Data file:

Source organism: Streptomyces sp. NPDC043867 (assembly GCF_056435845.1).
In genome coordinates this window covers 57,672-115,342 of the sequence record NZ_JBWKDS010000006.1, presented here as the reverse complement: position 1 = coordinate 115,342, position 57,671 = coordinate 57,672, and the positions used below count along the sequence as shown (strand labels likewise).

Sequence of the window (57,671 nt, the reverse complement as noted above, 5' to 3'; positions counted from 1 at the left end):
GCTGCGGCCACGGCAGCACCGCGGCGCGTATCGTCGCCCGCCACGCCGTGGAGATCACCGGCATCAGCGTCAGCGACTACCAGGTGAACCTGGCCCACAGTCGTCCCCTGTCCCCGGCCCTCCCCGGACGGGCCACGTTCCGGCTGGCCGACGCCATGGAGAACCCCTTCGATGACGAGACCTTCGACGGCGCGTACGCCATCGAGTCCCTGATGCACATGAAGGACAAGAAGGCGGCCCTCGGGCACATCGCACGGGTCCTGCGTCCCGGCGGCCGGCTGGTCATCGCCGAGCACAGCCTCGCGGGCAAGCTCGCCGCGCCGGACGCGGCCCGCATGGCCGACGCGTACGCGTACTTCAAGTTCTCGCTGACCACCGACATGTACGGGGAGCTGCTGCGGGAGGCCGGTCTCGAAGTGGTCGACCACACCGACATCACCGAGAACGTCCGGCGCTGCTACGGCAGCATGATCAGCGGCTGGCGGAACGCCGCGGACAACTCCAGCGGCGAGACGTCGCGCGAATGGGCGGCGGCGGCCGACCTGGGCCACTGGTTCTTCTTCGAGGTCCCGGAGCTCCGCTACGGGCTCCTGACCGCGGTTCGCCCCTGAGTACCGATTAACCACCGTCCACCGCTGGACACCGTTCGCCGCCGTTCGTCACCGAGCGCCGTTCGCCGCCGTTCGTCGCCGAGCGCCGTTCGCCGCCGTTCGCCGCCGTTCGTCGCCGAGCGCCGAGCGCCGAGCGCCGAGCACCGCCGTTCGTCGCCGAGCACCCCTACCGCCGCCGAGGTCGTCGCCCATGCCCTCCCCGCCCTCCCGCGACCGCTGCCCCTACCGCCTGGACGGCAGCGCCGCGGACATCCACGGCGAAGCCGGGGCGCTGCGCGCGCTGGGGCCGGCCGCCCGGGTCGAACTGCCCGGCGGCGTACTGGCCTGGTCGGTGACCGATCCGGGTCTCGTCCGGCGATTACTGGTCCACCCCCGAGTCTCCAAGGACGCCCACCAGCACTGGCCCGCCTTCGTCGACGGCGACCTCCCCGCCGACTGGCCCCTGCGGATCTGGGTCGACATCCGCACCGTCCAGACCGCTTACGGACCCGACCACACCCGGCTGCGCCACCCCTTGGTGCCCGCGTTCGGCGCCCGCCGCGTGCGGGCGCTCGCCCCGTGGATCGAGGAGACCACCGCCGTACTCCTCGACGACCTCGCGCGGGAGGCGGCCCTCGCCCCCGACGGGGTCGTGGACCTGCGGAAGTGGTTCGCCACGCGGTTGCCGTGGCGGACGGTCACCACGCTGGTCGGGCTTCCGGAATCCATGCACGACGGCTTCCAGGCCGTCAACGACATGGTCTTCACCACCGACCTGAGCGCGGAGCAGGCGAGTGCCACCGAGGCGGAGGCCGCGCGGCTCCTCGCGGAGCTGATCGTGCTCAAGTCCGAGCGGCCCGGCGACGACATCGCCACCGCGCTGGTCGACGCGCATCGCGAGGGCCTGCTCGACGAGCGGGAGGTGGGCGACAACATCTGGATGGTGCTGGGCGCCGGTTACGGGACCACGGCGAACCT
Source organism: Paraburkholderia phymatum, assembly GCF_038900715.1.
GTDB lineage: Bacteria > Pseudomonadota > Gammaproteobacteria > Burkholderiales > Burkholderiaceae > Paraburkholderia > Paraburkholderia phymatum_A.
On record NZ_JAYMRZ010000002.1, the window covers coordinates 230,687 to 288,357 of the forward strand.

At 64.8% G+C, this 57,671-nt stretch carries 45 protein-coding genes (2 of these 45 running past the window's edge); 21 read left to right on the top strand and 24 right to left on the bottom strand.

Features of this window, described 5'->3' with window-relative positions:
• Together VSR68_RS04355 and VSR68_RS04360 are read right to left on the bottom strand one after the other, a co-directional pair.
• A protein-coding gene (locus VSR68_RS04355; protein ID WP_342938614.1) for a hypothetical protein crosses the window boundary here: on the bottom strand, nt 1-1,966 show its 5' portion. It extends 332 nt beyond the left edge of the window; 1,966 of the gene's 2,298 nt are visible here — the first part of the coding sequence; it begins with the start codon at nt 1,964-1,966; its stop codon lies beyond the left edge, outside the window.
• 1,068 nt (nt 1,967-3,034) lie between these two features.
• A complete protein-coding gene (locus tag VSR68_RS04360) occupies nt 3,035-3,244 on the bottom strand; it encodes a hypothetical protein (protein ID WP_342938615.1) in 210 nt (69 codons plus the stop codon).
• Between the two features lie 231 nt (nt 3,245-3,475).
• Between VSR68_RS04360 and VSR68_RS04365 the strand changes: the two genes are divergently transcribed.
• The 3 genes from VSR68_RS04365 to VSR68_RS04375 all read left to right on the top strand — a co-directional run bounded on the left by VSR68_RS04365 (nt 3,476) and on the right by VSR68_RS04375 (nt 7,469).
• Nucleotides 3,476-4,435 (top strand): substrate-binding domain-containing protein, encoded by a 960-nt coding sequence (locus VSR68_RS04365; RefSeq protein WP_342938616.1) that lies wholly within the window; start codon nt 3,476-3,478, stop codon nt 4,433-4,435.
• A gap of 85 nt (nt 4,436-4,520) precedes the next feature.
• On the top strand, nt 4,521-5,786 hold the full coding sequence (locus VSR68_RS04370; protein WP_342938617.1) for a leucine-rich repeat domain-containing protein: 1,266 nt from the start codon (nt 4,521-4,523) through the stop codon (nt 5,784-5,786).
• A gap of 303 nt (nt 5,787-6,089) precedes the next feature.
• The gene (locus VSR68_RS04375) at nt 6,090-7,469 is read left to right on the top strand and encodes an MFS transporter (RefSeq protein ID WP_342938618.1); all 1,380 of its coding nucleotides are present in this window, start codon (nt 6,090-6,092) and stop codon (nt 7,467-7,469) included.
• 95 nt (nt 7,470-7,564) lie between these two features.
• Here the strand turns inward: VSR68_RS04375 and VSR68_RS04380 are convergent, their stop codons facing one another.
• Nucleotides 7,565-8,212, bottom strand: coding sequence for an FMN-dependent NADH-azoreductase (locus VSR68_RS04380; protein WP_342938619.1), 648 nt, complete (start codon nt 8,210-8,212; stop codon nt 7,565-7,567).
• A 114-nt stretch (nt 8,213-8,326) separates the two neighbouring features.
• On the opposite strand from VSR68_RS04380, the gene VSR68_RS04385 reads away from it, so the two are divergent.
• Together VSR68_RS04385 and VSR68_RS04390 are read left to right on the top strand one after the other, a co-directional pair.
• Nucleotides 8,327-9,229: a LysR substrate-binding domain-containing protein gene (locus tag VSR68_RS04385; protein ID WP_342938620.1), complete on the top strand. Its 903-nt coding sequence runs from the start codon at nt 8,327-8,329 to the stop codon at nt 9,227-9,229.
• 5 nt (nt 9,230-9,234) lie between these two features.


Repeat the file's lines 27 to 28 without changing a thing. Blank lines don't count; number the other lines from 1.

• Together VSR68_RS04385 and VSR68_RS04390 are read left to right on the top strand one after the other, a co-directional pair.
• Nucleotides 8,327-9,229: a LysR substrate-binding domain-containing protein gene (locus tag VSR68_RS04385; protein ID WP_342938620.1), complete on the top strand. Its 903-nt coding sequence runs from the start codon at nt 8,327-8,329 to the stop codon at nt 9,227-9,229.